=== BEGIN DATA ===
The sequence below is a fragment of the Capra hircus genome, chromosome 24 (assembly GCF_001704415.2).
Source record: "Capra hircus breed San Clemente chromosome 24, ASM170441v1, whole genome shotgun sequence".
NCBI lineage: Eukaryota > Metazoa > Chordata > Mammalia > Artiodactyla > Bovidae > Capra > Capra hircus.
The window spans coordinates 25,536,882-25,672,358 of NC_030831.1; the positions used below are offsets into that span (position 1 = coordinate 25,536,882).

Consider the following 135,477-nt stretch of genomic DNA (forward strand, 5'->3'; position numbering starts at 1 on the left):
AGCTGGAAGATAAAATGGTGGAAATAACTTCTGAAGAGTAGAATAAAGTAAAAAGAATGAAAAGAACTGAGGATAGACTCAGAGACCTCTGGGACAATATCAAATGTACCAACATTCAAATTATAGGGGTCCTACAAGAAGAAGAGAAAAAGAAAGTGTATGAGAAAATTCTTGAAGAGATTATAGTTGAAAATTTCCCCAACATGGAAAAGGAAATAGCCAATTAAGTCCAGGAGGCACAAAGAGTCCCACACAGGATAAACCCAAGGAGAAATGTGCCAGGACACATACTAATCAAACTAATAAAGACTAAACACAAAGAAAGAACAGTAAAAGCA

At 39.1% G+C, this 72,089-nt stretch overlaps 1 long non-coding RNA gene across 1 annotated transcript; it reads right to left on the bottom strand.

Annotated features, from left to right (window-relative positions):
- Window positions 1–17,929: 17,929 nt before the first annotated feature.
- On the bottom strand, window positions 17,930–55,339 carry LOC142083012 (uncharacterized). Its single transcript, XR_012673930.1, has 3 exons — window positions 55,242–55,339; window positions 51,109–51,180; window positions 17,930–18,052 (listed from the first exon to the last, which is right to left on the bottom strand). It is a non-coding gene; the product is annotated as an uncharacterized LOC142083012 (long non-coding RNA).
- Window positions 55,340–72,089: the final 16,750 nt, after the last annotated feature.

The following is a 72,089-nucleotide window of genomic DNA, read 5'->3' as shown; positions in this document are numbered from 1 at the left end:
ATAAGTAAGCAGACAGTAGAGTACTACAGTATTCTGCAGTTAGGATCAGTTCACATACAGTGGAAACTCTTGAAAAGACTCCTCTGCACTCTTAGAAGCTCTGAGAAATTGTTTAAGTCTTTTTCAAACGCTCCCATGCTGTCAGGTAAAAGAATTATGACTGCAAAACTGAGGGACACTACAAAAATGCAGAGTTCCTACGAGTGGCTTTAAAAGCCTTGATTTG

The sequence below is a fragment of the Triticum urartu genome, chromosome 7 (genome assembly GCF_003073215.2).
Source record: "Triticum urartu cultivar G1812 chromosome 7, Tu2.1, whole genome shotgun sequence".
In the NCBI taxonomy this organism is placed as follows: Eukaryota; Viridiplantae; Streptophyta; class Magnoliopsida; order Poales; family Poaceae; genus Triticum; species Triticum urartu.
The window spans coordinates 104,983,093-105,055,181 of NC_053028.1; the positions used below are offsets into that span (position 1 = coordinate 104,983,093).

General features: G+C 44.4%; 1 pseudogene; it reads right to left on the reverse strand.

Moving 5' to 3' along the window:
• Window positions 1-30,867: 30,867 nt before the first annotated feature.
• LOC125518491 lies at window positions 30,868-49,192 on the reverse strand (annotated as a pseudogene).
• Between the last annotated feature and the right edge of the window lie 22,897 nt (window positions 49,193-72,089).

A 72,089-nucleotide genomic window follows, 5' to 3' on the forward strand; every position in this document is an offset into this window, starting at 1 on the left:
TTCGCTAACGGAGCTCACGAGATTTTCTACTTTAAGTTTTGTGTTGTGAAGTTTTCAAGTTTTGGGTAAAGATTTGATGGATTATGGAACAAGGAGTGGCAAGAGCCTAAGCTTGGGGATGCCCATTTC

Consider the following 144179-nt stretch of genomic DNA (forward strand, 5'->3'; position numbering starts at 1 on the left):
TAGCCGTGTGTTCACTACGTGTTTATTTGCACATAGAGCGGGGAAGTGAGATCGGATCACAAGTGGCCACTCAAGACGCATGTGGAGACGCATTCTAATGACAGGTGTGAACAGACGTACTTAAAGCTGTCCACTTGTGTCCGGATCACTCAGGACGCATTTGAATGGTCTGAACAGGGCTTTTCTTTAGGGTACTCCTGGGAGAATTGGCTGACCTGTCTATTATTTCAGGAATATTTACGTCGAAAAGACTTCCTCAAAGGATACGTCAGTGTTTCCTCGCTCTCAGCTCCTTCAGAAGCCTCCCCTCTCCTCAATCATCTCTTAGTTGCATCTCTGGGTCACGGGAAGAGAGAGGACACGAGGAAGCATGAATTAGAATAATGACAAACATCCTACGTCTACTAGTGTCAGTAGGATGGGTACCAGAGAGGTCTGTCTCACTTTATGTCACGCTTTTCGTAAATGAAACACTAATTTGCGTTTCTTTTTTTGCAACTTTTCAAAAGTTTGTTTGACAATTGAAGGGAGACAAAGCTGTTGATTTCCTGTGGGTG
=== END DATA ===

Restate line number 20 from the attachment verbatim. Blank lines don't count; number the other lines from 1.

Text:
• Window positions 1-30,867: 30,867 nt before the first annotated feature.